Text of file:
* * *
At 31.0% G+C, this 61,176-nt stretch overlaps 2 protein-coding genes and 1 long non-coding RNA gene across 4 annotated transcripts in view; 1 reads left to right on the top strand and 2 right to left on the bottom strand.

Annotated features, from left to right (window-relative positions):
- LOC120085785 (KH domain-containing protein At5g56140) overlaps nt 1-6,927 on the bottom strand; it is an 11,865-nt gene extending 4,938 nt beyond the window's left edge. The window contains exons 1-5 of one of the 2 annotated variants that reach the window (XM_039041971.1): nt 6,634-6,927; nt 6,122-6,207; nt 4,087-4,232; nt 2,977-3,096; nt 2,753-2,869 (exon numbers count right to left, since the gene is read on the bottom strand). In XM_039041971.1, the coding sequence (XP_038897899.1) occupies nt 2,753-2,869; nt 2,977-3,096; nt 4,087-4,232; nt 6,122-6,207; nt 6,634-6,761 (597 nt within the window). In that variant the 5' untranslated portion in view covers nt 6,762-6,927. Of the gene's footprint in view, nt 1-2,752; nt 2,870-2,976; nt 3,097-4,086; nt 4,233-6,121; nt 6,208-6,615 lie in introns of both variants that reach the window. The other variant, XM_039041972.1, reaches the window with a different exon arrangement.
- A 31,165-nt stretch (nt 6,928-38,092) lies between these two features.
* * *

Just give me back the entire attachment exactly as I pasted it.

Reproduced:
At 31.0% G+C, this 61,176-nt stretch overlaps 2 protein-coding genes and 1 long non-coding RNA gene across 4 annotated transcripts in view; 1 reads left to right on the top strand and 2 right to left on the bottom strand.

Annotated features, from left to right (window-relative positions):
- LOC120085785 (KH domain-containing protein At5g56140) overlaps nt 1-6,927 on the bottom strand; it is an 11,865-nt gene extending 4,938 nt beyond the window's left edge. The window contains exons 1-5 of one of the 2 annotated variants that reach the window (XM_039041971.1): nt 6,634-6,927; nt 6,122-6,207; nt 4,087-4,232; nt 2,977-3,096; nt 2,753-2,869 (exon numbers count right to left, since the gene is read on the bottom strand). In XM_039041971.1, the coding sequence (XP_038897899.1) occupies nt 2,753-2,869; nt 2,977-3,096; nt 4,087-4,232; nt 6,122-6,207; nt 6,634-6,761 (597 nt within the window). In that variant the 5' untranslated portion in view covers nt 6,762-6,927. Of the gene's footprint in view, nt 1-2,752; nt 2,870-2,976; nt 3,097-4,086; nt 4,233-6,121; nt 6,208-6,615 lie in introns of both variants that reach the window. The other variant, XM_039041972.1, reaches the window with a different exon arrangement.
- A 31,165-nt stretch (nt 6,928-38,092) lies between these two features.